Zeroseven said: “Hi Vivid, I’m not much of a logician. Just give your practical example and we can explore it.”
If you are not going to explore a practical example logically, what use is exploring it at all? To share your personal feelings?
Here’s the problem in for those that wish to interact with Aleta, Zeroseven and Clown Fish: it is utterly unimportant to them that their worldview, statements and behavior be logically consistent. This is why it simply doesn’t bother them to admit that they are hypocrites – insisting on one thing (that morality is subjective) while behaving the opposite way (like morality is objective), and why they keep raising objections that have already been thoroughly refuted (like morality is subjective because people don’t agree about it).
They do not enter conversations with a critical rationalism that they may be wrong about morality being subjective; they “know” it is subjective. Since they are not “logicians” and don’t care if their logic is in error, what good is rationally demonstrating the logical errors in their views? Their idea that morality is subjective is not based on any logical examination of their worldview premises leading to inferences then to rational explanations for actual behavior; it is based solely on sentiment – an emotional rejection of what objective morality would mean (theism), and personal sentiments about other people and their behaviors.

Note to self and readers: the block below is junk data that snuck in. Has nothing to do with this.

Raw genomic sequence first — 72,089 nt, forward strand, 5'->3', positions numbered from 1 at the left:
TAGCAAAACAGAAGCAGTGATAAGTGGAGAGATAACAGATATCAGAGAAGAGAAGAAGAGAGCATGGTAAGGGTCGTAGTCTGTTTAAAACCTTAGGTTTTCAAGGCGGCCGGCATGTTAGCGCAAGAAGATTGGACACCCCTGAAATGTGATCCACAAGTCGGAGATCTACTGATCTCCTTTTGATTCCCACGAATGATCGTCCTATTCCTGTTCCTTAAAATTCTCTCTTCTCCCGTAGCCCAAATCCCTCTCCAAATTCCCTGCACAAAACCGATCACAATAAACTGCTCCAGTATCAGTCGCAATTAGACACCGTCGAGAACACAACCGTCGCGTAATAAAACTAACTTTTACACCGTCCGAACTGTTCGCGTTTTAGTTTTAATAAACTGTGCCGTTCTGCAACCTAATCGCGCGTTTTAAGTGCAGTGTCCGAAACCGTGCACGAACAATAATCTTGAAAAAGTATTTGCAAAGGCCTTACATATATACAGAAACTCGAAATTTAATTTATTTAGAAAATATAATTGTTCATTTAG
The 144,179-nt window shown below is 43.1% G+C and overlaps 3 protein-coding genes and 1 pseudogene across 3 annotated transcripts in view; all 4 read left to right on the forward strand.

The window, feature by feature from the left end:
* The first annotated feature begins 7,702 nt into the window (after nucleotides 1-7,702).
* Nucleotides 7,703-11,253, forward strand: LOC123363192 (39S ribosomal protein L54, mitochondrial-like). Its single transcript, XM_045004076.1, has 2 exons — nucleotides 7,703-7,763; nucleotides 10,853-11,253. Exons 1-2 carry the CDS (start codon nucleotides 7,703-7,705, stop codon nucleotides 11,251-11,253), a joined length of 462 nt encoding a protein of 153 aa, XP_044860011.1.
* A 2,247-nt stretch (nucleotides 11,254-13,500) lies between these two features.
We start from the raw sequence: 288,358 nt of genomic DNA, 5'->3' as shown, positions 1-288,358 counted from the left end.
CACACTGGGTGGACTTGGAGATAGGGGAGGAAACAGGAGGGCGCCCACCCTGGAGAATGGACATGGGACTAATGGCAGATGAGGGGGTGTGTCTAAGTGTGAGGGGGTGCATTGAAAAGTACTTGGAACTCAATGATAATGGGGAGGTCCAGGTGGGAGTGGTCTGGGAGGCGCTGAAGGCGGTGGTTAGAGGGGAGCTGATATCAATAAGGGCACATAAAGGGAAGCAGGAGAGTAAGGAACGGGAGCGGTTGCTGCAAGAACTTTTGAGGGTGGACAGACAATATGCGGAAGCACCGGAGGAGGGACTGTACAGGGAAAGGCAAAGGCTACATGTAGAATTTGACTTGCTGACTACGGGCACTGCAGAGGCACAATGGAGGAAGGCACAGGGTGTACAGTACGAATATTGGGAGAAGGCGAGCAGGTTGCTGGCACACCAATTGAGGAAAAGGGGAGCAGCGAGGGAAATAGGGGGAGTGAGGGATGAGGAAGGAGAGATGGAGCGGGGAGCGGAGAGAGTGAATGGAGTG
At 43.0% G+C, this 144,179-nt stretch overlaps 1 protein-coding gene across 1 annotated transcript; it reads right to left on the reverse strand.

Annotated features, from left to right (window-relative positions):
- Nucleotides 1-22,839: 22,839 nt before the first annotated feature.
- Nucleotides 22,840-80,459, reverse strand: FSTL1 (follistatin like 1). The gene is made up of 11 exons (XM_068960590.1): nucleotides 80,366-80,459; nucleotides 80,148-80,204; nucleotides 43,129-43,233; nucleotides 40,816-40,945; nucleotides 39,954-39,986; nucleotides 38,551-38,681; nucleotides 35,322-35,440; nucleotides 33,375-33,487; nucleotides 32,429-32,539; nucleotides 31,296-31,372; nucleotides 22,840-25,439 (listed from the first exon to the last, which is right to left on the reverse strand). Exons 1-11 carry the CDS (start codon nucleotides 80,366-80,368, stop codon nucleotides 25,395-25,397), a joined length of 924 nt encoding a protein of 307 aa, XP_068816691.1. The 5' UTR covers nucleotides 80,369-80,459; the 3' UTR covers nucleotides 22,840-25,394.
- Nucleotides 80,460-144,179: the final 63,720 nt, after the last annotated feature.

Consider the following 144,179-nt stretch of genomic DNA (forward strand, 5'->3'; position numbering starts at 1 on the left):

You cannot prove someone wrong about their subjective sentiments no matter how irrational or hypocritical those sentiments are. You cannot logically argue someone out of a faulty view if they didn’t come to that view via logic and if they do not consider logic a valid arbiter of truth.
While these exchanges are good as object lessons for many viewers, erroneous emotional investments cannot be corrected rationally. One would have to actually be committed to having a rationally coherent perspective before any logical argument might penetrate their commitment to their emotional views.
Without believing there is a truth by which some views can be considered erroneous, there is no valid corrective by which one can think they should correct their view. It’s just their personal, sentimental view of how things are, and they do not have to justify that view because there is – in their mind – no objective truth to such matters, and logic is not an arbiter of any real, objective truths.
I would add that while what WJM says is true, the logical incoherence of their views does not stop them from advocating for the use of the State’s monopoly on violence to force you and me to abide by those views. Does anyone else see the irony of a moral subjectivist forcing a Christian baker to use his artistic skill to celebrate a homosexual wedding?